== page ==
Earlier this month, I was sitting in a conventional conference room in Google’s New York office, complete with the standard movable whiteboard, an oblong gray table, a conference phone and an intercom system.
This, however, was not the standard product briefing.
Roughly two dozen smartwatches sat on the table, bearing the names of trendy brands such as Tag Heuer and Movado. Yes, Google’s head of Android Wear was in the room, but so were six sharply dressed representatives from the fashion world. The watches came in different materials, bands and, most importantly, sizes.
The message was clear: Android Wear isn’t just about geek, its new focus is on chic.
Consider this a second act for Android Wear, which has struggled since it came out of the gate three years ago at the Google I/O developer conference. Though people are starting to warm up to smartwatches, the ones they’re buying are the Apple Watch or Samsung’s Tizen-powered Gear S watches. Android Wear is missing out. Its most successful partner, Motorola, stopped making watches.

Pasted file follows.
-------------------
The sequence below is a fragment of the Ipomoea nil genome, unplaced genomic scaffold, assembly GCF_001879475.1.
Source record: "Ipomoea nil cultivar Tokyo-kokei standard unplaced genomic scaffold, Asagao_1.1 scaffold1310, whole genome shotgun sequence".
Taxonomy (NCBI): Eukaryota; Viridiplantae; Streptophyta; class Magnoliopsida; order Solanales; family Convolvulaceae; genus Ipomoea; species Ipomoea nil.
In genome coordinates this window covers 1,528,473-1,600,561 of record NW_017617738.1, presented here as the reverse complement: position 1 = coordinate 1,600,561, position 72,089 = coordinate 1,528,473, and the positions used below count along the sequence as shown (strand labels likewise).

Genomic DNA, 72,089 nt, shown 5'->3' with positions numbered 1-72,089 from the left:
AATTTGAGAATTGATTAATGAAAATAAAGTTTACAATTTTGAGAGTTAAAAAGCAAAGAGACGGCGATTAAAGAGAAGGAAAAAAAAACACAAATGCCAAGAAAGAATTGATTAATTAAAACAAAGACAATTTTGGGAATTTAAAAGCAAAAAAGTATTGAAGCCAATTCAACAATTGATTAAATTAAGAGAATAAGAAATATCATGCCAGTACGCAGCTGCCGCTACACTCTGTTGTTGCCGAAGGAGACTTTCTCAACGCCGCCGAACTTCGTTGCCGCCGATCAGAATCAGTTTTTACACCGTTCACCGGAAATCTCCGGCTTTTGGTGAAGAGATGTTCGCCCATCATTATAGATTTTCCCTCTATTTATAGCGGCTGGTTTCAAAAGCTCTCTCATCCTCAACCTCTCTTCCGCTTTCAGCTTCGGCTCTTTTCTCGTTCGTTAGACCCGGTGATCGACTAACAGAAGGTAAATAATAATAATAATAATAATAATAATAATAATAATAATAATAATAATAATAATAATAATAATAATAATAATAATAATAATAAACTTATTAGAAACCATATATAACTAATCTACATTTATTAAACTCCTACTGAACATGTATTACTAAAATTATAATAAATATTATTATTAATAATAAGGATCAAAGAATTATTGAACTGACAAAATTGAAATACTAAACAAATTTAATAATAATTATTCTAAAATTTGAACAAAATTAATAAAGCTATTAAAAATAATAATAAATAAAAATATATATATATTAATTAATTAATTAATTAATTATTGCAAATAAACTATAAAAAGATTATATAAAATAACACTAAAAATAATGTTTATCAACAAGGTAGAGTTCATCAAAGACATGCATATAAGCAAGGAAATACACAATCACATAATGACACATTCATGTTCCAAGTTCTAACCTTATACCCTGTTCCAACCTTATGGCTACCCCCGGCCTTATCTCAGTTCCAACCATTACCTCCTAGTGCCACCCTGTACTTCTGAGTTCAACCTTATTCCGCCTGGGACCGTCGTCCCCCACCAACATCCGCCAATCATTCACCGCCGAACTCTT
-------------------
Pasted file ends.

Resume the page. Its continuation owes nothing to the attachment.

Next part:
As result, the usual Android partners like Samsung and LG were nowhere to be found at the briefing. In their place were brands you’re likely to see at a Macy’s, from Emporio Armani to Michael Kors.
For David Singleton, who leads the Android Wear team for Google, the plethora of watches on the table were part of Android’s philosophy to create different products that fit your unique tastes.
“It’s really cool to be sitting here … and really see that diversity we were aiming for really come to life,” he said in an interview.
It’s no coincidence Google is opting for a more couture makeover. Its partnership with the Fossil Group, which makes watches for…